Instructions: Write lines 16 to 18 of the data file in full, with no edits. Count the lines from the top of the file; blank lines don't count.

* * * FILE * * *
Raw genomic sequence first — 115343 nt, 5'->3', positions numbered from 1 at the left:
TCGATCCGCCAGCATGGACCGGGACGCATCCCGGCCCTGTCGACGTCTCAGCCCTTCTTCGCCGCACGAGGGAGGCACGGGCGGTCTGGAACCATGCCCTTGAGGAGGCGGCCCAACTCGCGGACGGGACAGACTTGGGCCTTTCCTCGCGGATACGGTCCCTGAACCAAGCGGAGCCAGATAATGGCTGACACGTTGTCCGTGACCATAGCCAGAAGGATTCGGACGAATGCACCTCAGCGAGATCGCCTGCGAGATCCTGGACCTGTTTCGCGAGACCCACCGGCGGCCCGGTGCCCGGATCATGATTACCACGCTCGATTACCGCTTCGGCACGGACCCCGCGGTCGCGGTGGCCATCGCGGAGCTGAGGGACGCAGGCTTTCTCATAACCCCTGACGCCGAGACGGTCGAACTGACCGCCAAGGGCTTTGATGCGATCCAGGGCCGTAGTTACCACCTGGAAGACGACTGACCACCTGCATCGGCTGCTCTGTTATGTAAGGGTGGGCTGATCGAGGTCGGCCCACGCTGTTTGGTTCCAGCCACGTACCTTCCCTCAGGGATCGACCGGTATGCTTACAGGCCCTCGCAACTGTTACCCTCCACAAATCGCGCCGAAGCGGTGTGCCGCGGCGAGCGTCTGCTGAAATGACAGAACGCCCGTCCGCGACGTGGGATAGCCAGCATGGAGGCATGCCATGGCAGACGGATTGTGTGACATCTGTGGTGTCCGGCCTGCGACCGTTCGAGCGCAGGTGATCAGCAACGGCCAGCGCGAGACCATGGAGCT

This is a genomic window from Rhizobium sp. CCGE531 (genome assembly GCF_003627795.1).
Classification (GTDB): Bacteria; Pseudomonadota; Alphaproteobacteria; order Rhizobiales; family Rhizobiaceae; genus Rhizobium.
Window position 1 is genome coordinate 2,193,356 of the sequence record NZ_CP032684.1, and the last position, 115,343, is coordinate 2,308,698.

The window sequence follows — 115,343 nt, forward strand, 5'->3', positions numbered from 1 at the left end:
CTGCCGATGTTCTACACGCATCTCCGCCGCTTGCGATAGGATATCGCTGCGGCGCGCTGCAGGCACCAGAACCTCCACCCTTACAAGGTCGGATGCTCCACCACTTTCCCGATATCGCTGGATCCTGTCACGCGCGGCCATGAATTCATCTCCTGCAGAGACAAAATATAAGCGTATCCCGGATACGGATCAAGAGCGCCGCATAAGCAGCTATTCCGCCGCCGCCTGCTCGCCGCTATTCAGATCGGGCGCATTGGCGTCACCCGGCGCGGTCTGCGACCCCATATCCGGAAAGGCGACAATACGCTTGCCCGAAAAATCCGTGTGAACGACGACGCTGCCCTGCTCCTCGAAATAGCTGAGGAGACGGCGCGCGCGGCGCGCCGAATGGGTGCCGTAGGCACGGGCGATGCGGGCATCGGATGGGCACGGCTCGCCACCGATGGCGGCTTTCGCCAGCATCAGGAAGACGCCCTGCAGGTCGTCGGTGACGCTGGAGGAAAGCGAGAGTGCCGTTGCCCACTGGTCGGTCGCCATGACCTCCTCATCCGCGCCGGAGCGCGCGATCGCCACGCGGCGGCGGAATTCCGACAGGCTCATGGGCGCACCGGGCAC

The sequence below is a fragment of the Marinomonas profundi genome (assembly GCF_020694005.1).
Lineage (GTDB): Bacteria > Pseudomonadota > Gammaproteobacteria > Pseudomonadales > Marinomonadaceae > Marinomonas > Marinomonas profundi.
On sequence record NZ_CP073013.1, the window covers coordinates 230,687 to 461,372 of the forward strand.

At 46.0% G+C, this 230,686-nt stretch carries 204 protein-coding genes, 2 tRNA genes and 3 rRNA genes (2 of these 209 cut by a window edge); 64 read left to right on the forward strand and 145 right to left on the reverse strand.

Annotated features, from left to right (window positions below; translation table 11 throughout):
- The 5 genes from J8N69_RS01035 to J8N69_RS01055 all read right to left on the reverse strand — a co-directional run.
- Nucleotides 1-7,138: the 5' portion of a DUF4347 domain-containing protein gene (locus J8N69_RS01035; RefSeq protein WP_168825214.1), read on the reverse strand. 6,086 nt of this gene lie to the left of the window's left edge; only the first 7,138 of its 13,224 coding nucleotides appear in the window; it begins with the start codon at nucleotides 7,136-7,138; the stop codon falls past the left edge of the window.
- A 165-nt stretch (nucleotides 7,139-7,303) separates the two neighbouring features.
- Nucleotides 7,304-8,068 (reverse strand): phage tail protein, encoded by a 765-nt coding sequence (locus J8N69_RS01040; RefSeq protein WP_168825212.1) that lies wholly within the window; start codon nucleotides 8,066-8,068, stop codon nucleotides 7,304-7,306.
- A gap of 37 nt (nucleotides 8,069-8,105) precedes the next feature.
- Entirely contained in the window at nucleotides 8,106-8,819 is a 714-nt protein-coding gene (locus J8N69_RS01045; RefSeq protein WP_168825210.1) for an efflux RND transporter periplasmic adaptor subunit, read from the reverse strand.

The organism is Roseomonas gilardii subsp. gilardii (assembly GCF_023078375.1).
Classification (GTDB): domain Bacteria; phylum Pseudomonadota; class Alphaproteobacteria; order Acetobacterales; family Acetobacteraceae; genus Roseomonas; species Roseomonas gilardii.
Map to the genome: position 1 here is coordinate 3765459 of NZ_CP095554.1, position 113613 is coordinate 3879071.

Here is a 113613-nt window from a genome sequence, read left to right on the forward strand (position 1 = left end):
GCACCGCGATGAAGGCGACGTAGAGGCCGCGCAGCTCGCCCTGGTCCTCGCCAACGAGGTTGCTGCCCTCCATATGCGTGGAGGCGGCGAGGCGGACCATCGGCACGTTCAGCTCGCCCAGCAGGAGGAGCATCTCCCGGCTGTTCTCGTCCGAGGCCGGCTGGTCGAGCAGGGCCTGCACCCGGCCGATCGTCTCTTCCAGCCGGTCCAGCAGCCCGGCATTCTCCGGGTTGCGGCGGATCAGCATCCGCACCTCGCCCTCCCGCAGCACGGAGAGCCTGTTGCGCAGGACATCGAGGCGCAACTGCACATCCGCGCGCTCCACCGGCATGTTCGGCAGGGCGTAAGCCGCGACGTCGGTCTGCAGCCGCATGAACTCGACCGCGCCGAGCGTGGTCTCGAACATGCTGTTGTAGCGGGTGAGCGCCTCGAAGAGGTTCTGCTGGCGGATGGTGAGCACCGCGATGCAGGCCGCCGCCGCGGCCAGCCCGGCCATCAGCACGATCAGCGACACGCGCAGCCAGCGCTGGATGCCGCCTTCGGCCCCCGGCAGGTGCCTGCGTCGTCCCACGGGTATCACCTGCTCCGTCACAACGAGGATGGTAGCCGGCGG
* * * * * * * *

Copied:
- Nucleotides 7,304-8,068 (reverse strand): phage tail protein, encoded by a 765-nt coding sequence (locus J8N69_RS01040; RefSeq protein WP_168825212.1) that lies wholly within the window; start codon nucleotides 8,066-8,068, stop codon nucleotides 7,304-7,306.
- A gap of 37 nt (nucleotides 8,069-8,105) precedes the next feature.
- Entirely contained in the window at nucleotides 8,106-8,819 is a 714-nt protein-coding gene (locus J8N69_RS01045; RefSeq protein WP_168825210.1) for an efflux RND transporter periplasmic adaptor subunit, read from the reverse strand.